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2nd September 2018

Last Jupiter image for 2018

Any other time I wouldn't show this image but it does have some interesting aspects; the few times we've tried to image Jove just after Sunset any other times recently the seeing was usually absolutely horrific.

Most noticeable is the darker EZ has now taken on a distinct yellowish hue to its colour.



10th July 2018

In the 3 images below the darkening of the EQ Zone (EZ or Equatorial Zone) mentioned 4 images down. (when it first became visible in our own images)


30th June 2018



18th June 2018

In the image below Jupiter first begins to display a “darkening” of the Equatorial Zone (EZ) the central region of the disk immediately below the NEB (Northern Equatorial Belt) which is the (upper) dark reddish-brown belt/band on the planet.


9th May 2018 Animations

The image below is an animation created from a series of captures taken as Jupiter approached opposition this year: the precise time of opposition in 2018 was UT 01:00 (give or take a few minutes) on May 9th 2018.

The last frame of this animation (before it reverses & sequences back to the first frame) was captured 9 hours & 10 minutes before the precise time of opposition.

Note that this is an animation using real frames created as a sequence - as opposed to those animations that rely upon a “skin” being created in WinJUPOS…the WinJUPOS types of animations look very convincing, but in my opinion have an inherent element of artificiality that I prefer to avoid! ;)



Recent discussion about types of planetary animations on the Cloudy Nights planetary imaging forum brought up questions on the differences & merits between “traditional” animations (time lapse images arranged in a sequential, animated display) versus those created using a cylindrical projection “map” or  “image” with the WinJUPOS software program such as the example above for the WinJUPOS animation here.

This WJ software, in simple terms, effectively “wraps” a map we generate from a series of images of the planet we have captured (the more the better) around a simulated globe where the viewing perspective shifts to give us the impression we are looking at a rotating globe of the planet.


Because it is only one image (albeit being made up of possibly many separate images) this type of animation can appear very impressive, with smooth, uniform detail (because it never changes) & motion that is difficult to emulate in “traditional” animations

On the other hand, the “traditional” sequential set of captured images is far more “dynamic” in that it is influenced by the varying seeing that occurs over the time taken to acquire the number of individual images used.

It is important to note that the WJ versions still utilise multiple images, but when these are combined to form the “map” that is wrapped around the “virtual globe” the single image created is a smoothed-out single “wrap” that might display differences in different sections (for instance, between the left-hand, middle & right-hand sides of said “wrap/map”) but none of these sections will vary as the virtual globe rotates – in the “traditional” animated sequence the same details will vary as the globe/disk rotates.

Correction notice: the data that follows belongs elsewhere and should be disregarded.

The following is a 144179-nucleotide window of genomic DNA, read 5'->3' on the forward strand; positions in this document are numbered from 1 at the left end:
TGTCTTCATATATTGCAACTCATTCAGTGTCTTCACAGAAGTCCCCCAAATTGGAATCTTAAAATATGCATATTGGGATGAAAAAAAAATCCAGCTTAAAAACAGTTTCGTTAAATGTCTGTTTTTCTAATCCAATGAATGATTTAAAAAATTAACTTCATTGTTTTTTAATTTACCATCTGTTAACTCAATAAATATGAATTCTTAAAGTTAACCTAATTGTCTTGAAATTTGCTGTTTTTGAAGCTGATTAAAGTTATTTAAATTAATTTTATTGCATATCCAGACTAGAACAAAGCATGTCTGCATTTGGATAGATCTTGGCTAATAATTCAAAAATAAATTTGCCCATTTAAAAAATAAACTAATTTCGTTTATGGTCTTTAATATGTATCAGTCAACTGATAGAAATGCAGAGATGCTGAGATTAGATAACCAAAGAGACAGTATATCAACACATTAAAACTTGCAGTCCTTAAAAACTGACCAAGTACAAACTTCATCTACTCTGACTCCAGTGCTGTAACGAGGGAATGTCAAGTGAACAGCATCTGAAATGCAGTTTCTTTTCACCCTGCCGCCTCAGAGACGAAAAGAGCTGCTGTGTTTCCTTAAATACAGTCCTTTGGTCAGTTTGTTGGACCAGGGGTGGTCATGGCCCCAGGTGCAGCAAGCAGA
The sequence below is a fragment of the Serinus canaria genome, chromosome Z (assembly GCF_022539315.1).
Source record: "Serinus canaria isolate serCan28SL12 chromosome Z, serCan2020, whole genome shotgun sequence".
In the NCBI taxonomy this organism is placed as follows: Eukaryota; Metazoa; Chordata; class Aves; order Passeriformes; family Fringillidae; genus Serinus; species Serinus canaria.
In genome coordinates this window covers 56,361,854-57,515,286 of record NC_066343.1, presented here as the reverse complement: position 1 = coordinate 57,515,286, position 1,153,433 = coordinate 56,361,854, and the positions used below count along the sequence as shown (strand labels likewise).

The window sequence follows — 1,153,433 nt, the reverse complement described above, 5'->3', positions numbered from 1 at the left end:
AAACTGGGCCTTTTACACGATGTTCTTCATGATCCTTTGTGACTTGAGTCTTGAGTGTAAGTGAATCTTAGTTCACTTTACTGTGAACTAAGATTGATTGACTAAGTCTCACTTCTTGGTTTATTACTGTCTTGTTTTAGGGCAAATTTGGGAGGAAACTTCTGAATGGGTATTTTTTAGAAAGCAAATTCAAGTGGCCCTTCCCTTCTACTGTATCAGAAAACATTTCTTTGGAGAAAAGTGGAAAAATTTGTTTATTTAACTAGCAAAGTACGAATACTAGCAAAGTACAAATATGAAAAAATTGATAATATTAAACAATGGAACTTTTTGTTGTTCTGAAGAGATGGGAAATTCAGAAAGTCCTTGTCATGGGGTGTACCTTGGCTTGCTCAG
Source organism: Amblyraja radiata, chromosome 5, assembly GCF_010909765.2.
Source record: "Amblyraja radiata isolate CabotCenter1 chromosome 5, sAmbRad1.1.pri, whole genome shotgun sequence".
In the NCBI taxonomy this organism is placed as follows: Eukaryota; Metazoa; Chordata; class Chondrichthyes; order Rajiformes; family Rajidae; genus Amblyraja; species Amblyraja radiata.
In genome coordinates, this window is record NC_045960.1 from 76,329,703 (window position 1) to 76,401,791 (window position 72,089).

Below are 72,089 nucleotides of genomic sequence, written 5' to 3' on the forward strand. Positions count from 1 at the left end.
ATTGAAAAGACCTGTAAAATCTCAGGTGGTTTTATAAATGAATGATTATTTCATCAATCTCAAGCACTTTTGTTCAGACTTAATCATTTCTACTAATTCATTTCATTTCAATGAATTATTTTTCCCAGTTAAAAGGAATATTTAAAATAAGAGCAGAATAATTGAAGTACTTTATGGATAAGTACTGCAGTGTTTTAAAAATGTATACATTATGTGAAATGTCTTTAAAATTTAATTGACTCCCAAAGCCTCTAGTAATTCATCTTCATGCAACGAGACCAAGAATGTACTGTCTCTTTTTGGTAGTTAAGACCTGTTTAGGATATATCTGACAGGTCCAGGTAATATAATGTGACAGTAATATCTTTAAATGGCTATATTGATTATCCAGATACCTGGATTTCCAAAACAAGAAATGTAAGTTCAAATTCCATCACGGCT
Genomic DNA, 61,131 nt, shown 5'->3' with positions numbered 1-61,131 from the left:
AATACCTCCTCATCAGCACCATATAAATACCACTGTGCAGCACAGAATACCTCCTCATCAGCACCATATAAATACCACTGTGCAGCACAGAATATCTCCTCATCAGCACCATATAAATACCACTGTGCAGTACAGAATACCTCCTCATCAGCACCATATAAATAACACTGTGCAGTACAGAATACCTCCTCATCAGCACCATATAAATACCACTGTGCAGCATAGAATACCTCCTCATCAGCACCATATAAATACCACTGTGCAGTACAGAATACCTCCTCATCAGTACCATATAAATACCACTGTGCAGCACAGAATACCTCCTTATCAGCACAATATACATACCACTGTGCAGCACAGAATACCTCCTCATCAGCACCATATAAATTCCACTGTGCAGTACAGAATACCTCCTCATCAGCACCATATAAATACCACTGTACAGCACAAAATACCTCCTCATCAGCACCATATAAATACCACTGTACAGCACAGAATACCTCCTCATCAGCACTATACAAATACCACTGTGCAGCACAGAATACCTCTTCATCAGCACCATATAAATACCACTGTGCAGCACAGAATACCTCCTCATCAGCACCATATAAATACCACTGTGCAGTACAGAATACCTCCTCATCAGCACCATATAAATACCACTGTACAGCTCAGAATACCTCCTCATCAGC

Once the WinJUPOS .ims files are created (& this is often done for “traditional” animated sequences as well as WJ types) the WJ animations are then created very rapidly, whilst the “traditional” still require a lot of pain-staking application!

However, I personally believe the “traditional” animation above the WJ “map” to to be a much more “real” animation because you are actually viewing a genuine rotating disk as opposed to viewing a single rotating image – but I emphasize that this is only a personal opinion.

In the example above – more images over a longer timespan would do this WJ type more justice, & remove the “phase appearance” at the start of each “rotation” - just as they would in a different manner for the comparable “traditional” example.

8th May 2018

Some detail in the GRS as well as across the disks of this image about 35 minutes apart last night & continuing the much better run of decent seeing we've been lucky enough to encounter more recently

5th May 2018


4th May 2018


29th April

Ganymede with some albedo variations in the Jovian image below


Comparison images displaying the “turbulence” in the clouds systems

before & after the GRS.in the SEB (Southern Equatorial Belt/Band) between April 29th & May 8th 2018



25th April 2018


2nd April 2018

Jove showed the merits of good  atmospheric conditions (transparency could've been a bit better) & delivered one of our best Jovian image so far this apparition, revealing a lot of turbulence in the SEB

29th March 2018





20th March 2018


11th & 12th March 2018 Comparison

Whilst there is more detail in the red channel on the left below...it can be seen that it is not as "crisp" as that in the image on the right.

12th March 2018

What I'd term dirty seeing in many ways due to the disk of Jove in particular appearing as if it was covered in grime...but at the same time quite a wealth of detail on said disk this phenomenon is quite familiar to us.

Here's a decent Jovian image in rgb which we were fairly pleased with for so early still

11th March

A quick integration of the first 3 red channels from the morning before with Io & the GRS...as noted before there's a bit of detail in the GRS, Red Channel and the RGB below it

26th February 2018





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